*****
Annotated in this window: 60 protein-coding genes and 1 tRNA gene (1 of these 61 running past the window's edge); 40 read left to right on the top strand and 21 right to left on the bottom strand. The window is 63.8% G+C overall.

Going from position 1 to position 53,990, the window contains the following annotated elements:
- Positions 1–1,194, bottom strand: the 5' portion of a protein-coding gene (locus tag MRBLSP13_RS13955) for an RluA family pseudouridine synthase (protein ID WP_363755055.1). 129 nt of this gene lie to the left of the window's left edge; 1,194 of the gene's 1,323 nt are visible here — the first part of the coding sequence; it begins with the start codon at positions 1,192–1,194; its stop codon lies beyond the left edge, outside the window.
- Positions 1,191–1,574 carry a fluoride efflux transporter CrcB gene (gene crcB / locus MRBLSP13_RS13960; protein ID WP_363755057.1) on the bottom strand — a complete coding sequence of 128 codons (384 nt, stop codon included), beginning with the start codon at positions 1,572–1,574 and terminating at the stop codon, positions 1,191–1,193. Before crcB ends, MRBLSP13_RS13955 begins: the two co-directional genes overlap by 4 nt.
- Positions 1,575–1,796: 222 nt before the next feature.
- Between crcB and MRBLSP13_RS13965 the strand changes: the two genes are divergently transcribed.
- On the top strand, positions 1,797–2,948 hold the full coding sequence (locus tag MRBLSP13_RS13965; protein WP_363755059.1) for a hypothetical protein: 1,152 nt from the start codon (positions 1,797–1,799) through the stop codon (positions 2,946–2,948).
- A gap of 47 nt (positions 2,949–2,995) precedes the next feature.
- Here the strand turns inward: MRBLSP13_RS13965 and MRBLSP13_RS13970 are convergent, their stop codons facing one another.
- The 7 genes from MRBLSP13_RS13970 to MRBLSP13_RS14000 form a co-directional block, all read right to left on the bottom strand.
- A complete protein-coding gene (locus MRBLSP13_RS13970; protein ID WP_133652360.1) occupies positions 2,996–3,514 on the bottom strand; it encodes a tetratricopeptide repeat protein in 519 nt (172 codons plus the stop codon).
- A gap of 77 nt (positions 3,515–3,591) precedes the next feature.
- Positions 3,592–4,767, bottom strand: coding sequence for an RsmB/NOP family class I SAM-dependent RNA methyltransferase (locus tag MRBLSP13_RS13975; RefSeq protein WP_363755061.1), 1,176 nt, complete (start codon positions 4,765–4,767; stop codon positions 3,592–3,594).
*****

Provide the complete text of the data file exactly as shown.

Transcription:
Annotated in this window: 60 protein-coding genes and 1 tRNA gene (1 of these 61 running past the window's edge); 40 read left to right on the top strand and 21 right to left on the bottom strand. The window is 63.8% G+C overall.

Going from position 1 to position 53,990, the window contains the following annotated elements:
- Positions 1–1,194, bottom strand: the 5' portion of a protein-coding gene (locus tag MRBLSP13_RS13955) for an RluA family pseudouridine synthase (protein ID WP_363755055.1). 129 nt of this gene lie to the left of the window's left edge; 1,194 of the gene's 1,323 nt are visible here — the first part of the coding sequence; it begins with the start codon at positions 1,192–1,194; its stop codon lies beyond the left edge, outside the window.
- Positions 1,191–1,574 carry a fluoride efflux transporter CrcB gene (gene crcB / locus MRBLSP13_RS13960; protein ID WP_363755057.1) on the bottom strand — a complete coding sequence of 128 codons (384 nt, stop codon included), beginning with the start codon at positions 1,572–1,574 and terminating at the stop codon, positions 1,191–1,193. Before crcB ends, MRBLSP13_RS13955 begins: the two co-directional genes overlap by 4 nt.
- Positions 1,575–1,796: 222 nt before the next feature.
- Between crcB and MRBLSP13_RS13965 the strand changes: the two genes are divergently transcribed.
- On the top strand, positions 1,797–2,948 hold the full coding sequence (locus tag MRBLSP13_RS13965; protein WP_363755059.1) for a hypothetical protein: 1,152 nt from the start codon (positions 1,797–1,799) through the stop codon (positions 2,946–2,948).
- A gap of 47 nt (positions 2,949–2,995) precedes the next feature.
- Here the strand turns inward: MRBLSP13_RS13965 and MRBLSP13_RS13970 are convergent, their stop codons facing one another.
- The 7 genes from MRBLSP13_RS13970 to MRBLSP13_RS14000 form a co-directional block, all read right to left on the bottom strand.
- A complete protein-coding gene (locus MRBLSP13_RS13970; protein ID WP_133652360.1) occupies positions 2,996–3,514 on the bottom strand; it encodes a tetratricopeptide repeat protein in 519 nt (172 codons plus the stop codon).
- A gap of 77 nt (positions 3,515–3,591) precedes the next feature.
- Positions 3,592–4,767, bottom strand: coding sequence for an RsmB/NOP family class I SAM-dependent RNA methyltransferase (locus tag MRBLSP13_RS13975; RefSeq protein WP_363755061.1), 1,176 nt, complete (start codon positions 4,765–4,767; stop codon positions 3,592–3,594).